4. Bracketed by his promise to find and forgive even the most lost sheep and his command for us to forgive each other repeatedly is today’s text, a bit of a practical how-to guide for Christian forgiveness. I’ll say up front that Grace is pretty good at this, but the reminder is always worth hearing; sin is always nipping at our heels. First, go and speak directly to the person who offended you. If they won’t listen, take another with you. If they still won’t listen, take it to the church. And if they still won’t listen, then treat them like a Gentile or a tax collector! Beyond being good advice, this is revolutionary. What if, instead of carping and complaining about each other, we approached one another in love? What if, before we went public, we dealt directly? What if, instead of remaining anonymous, or saying, “Well, everyone is saying,” we trusted that God can work the sort of forgiveness among us that we hear about in worship every week? And if all of these steps fail, are we to cast each other out? By no means! In such moments, we are to treat each other as Gentiles and tax collectors who, yes, were seen as outsiders to be avoided except by Jesus, who welcomed, forgave, and hung out with such people no matter what the neighbors thought.
  5. It is for our sin that Jesus Christ was given to die for us. For his sake God forgives us all our sin. To be sure, one could simply say that if Christ would forgive us, surely we should forgive one another. But simple moralizing will not do. Not by half. Christ does not simply call us to change. Christ in his dying and rising, changes us. We are remade, and we belong now to one another. This is Paul’s argument to the Romans, reminding them that with Christ as our head we are now one body. We have no choice but to be in this together, because that’s where God has put us. Together. For this reason, Paul can say, “Love does no wrong to a neighbor; therefore, love is the fulfilling of the law.” In Christ we are connected. We do not harm our neighbor because we are one body.
  6. In today’s world such thinking is revolutionary. Not simply because we are polarized like never before, although that’s part of it. To go deeper, we are dealing with the underbelly of Enlightenment, the prevailing philosophy in the West that echoes the serpent’s voice in the garden, that beguiles us with the promise that we are all free actors and, therefore, that the church is nothing more than the voluntary association of autonomous individuals. Paul reminds us, however, that we are not simply a collection of people who gather together on Sundays, remotely or otherwise. We are the church, and we are therefore intrinsically connected to one another through Christ. All it takes is two or three of us together and Christ is present, doing what he always does. Forgiving our sin. Calling us into life. Gifting us to one another. So gifted, we never give up on each other, meeting sin with forgiveness time and time again.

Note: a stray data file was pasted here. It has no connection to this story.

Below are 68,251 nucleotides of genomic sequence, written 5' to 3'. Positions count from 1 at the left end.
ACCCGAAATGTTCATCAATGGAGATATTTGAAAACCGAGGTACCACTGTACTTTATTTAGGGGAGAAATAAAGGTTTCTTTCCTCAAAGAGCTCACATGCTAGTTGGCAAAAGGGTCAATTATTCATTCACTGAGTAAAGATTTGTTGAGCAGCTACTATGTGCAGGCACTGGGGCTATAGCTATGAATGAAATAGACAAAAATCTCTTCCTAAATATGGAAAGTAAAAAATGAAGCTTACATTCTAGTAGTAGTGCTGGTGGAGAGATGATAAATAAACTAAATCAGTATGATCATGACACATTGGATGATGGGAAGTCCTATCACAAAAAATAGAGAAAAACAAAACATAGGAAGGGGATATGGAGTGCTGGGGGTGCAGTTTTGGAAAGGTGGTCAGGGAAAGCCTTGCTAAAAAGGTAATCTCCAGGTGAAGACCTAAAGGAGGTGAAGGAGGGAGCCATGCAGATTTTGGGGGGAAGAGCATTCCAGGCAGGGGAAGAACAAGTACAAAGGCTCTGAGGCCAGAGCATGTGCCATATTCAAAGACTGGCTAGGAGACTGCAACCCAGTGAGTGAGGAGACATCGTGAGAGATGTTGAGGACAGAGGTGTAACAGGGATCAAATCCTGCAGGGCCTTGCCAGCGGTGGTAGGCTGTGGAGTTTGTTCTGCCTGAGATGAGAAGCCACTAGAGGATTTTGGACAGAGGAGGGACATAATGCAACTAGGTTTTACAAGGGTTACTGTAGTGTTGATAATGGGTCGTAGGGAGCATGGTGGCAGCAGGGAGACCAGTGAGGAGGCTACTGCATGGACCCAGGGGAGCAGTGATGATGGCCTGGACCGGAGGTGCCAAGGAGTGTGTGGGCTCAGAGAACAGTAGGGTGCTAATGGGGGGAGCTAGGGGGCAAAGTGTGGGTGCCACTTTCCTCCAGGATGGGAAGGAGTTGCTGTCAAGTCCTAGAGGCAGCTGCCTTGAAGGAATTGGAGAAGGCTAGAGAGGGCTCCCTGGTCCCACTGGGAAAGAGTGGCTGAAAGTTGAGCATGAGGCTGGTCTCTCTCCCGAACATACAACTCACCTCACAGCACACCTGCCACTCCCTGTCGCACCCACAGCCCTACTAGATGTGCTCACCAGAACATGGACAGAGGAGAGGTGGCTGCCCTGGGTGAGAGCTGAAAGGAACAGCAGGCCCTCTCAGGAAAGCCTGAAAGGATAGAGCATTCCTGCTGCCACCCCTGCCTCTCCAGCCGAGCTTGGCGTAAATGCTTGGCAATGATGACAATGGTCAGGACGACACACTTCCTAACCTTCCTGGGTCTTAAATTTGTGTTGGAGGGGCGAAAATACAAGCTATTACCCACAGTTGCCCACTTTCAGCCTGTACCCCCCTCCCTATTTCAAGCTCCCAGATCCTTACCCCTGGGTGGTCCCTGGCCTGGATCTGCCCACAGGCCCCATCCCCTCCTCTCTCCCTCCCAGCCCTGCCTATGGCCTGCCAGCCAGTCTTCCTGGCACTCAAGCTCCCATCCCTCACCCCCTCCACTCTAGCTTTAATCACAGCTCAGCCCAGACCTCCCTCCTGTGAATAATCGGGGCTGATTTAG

7. I spent part of yesterday doing what I often do these days, watching one of my kids play sports. I sat at Maple Park for an hour watching Anders and his teammates play a baseball game. They played well but not perfectly, though Anders did get his first triple of the season. The point is simply that for an hour on a Saturday afternoon, a bunch of eight-year-old boys, who live in different parts of the village and attend different schools, put on their purple jerseys and worked together as a team. They were bound by a common uniform and a common purpose. With the conviction that perhaps only children can muster, they understood that, win or lose, they were in this together. Watching these kids play baseball is some of the best theology I’ve ever seen.
  8. Friends, we wear a common uniform, too. We have been baptized into the death and resurrection of Jesus Christ and clothed in his righteousness. Jesus doesn’t demand perfection from us. Rather, he invites us to live in the forgiveness he has first given us. Our world is in search of a word; a word that can transcend deep division; a word that can speak for justice, peace, and equality; a word that can heal the scars borne by the oppressed and persecuted; a word that can forgive those who have inflicted these wounds. That word is Jesus Christ, who will do anything on earth that we ask of God in heaven. Let’s begin by asking Christ to guide us into loving, forgiving relationships with one another; let that be our witness to the world. Christ died to bring us to life. Let’s not waste it by yik yakking within the Body of Christ. Instead, let us show each other the grace which Christ shows us, undeserved but abundant. Over and over again. Amen.

And now may the peace that passes all human understanding keep your hearts and your minds in Christ Jesus, this day and forever. Amen.

From → COVID-19, Sermons

One Comment
  1. Donna M Serpico permalink